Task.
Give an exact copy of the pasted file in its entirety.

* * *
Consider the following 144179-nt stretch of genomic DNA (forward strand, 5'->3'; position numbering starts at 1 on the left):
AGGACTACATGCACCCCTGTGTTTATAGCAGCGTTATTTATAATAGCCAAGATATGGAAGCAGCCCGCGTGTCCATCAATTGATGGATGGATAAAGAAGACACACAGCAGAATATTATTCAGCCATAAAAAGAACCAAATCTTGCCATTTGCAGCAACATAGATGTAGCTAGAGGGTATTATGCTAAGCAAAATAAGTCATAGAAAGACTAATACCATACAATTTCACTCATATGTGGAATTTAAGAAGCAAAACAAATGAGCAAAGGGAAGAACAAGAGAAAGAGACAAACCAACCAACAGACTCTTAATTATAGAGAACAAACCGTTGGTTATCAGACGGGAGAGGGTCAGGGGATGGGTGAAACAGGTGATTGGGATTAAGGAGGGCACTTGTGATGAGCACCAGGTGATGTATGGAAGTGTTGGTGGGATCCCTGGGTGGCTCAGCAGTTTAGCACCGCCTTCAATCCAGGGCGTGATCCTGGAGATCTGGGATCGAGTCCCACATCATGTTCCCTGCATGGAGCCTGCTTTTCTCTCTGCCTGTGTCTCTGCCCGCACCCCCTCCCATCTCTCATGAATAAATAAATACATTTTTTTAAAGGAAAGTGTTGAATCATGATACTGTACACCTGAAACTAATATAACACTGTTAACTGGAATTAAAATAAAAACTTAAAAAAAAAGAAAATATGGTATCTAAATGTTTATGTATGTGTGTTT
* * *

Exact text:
Consider the following 144179-nt stretch of genomic DNA (forward strand, 5'->3'; position numbering starts at 1 on the left):
AGGACTACATGCACCCCTGTGTTTATAGCAGCGTTATTTATAATAGCCAAGATATGGAAGCAGCCCGCGTGTCCATCAATTGATGGATGGATAAAGAAGACACACAGCAGAATATTATTCAGCCATAAAAAGAACCAAATCTTGCCATTTGCAGCAACATAGATGTAGCTAGAGGGTATTATGCTAAGCAAAATAAGTCATAGAAAGACTAATACCATACAATTTCACTCATATGTGGAATTTAAGAAGCAAAACAAATGAGCAAAGGGAAGAACAAGAGAAAGAGACAAACCAACCAACAGACTCTTAATTATAGAGAACAAACCGTTGGTTATCAGACGGGAGAGGGTCAGGGGATGGGTGAAACAGGTGATTGGGATTAAGGAGGGCACTTGTGATGAGCACCAGGTGATGTATGGAAGTGTTGGTGGGATCCCTGGGTGGCTCAGCAGTTTAGCACCGCCTTCAATCCAGGGCGTGATCCTGGAGATCTGGGATCGAGTCCCACATCATGTTCCCTGCATGGAGCCTGCTTTTCTCTCTGCCTGTGTCTCTGCCCGCACCCCCTCCCATCTCTCATGAATAAATAAATACATTTTTTTAAAGGAAAGTGTTGAATCATGATACTGTACACCTGAAACTAATATAACACTGTTAACTGGAATTAAAATAAAAACTTAAAAAAAAAGAAAATATGGTATCTAAATGTTTATGTATGTGTGTTT